Most older adults willing to play game to monitor vision

December 1, 2017

(HealthDay)—Many older patients with age-related macular degeneration (AMD) use personal electronic devices, and most are willing to play a game to monitor vision, according to a study published online Nov. 13 in Clinical & Experimental Ophthalmology.

Hessom Razavi Franzco, M.B.B.S., from the Royal Victorian Eye and Ear Hospital in Melbourne, Australia, and colleagues conducted a single-center descriptive study involving 140 aged over 50 years of age (mean age, 70.5 years) with a diagnosis of intermediate AMD and best-corrected visual acuity of ≥6/12 in each eye. Participants were surveyed with a structured questionnaire.

The researchers found that 83.6 percent of participants used an Amsler grid chart, but only 39.3 percent used it once per week. Overall, 91.4 percent of participants used one or more ; 54.7 percent played games on them, 39 percent of whom played games once a day. Ninety-two percent of participants aged 50 to 69 years were willing to play a game to monitor vision, compared with 78 percent of those aged 70 years and older.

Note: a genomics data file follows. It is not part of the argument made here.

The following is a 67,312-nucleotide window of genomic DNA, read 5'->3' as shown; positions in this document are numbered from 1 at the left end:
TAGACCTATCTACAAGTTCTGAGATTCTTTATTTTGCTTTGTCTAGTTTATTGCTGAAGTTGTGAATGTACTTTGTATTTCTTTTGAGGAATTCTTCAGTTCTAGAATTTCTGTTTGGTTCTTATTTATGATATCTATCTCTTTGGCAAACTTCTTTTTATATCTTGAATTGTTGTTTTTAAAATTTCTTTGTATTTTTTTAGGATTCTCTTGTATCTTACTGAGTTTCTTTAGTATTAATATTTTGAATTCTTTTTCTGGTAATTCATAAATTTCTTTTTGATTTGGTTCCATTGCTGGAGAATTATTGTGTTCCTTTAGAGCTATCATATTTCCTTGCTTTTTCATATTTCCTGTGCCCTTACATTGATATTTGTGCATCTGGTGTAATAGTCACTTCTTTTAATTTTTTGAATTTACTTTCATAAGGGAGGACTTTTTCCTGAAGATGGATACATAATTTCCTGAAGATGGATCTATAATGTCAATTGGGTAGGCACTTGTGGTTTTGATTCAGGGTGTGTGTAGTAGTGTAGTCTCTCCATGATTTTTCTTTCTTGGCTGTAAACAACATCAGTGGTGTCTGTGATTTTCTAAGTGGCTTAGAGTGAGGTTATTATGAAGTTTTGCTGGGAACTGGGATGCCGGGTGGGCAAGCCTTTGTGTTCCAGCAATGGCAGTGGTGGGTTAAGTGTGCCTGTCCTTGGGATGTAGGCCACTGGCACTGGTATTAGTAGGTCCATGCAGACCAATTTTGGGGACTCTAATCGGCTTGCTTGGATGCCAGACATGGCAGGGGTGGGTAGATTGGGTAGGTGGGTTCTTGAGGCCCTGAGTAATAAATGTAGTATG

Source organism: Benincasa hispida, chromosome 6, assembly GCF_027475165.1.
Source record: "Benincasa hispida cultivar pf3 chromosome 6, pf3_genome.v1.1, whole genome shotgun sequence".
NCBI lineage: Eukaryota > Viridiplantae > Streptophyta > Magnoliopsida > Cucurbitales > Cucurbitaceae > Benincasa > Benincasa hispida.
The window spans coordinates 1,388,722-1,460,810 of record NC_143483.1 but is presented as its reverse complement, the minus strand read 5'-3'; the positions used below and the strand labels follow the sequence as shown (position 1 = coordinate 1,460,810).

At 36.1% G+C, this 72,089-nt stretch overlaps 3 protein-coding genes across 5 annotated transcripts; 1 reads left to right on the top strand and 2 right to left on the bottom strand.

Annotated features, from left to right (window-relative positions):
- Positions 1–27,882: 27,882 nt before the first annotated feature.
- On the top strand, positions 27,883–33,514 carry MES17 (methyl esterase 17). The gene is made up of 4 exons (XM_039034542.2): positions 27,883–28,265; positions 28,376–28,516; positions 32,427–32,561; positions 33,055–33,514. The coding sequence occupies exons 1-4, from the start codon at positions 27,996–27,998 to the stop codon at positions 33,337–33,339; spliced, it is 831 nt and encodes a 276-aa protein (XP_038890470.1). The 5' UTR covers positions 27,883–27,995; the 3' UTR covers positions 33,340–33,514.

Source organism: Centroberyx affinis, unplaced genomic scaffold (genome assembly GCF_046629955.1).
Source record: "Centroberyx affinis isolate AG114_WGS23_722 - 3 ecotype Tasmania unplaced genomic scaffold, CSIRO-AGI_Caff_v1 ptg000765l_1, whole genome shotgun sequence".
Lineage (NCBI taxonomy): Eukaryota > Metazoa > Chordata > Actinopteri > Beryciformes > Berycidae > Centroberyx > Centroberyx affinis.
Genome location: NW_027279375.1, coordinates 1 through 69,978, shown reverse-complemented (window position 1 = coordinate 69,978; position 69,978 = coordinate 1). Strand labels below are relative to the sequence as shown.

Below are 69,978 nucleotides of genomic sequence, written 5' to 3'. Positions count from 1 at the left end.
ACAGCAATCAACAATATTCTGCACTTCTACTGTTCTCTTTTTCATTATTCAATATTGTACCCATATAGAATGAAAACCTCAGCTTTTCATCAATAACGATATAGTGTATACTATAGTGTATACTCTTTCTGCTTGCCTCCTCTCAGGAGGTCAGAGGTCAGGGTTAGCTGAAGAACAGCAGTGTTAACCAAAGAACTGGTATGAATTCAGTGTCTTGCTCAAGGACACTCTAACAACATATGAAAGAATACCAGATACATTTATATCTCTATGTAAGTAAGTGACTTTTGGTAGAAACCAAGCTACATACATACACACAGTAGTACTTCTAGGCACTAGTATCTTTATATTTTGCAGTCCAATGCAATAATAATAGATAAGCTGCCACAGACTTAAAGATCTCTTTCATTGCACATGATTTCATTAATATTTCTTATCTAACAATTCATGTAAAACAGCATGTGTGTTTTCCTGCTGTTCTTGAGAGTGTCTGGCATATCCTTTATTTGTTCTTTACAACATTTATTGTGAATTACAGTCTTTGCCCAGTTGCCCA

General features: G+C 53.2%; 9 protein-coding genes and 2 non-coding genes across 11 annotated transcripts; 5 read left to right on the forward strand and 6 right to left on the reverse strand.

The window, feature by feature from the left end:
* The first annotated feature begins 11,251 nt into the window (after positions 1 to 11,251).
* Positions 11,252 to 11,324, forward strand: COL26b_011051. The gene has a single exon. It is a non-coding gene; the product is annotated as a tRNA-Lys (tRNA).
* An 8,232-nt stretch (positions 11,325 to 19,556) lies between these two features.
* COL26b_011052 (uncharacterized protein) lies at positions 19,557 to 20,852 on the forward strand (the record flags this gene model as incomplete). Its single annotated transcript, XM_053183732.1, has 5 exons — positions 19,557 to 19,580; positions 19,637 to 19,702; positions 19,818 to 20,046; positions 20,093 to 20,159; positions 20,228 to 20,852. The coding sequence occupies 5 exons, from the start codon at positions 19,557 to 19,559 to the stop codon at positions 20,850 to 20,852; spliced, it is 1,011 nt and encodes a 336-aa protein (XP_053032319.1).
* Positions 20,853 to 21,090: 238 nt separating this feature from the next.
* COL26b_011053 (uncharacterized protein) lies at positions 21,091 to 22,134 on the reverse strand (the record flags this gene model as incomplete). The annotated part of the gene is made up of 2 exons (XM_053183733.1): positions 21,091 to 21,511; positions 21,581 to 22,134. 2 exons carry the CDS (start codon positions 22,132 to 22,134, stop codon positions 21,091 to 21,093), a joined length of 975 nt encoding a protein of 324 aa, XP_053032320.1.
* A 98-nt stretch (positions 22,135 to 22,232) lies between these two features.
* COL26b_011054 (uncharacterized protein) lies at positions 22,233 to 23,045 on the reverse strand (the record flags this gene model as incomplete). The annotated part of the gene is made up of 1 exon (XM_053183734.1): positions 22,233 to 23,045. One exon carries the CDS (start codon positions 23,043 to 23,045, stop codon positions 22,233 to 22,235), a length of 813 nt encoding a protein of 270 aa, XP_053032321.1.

"A large proportion of AMD patients already use personal electronic devices," the authors write. "Gamification techniques are likely to increase compliance with self-monitoring, leading to earlier detection in the next generation of patients with neovascular AMD."

Explore further: Cases of low vision, blindness estimated to double in 30 years

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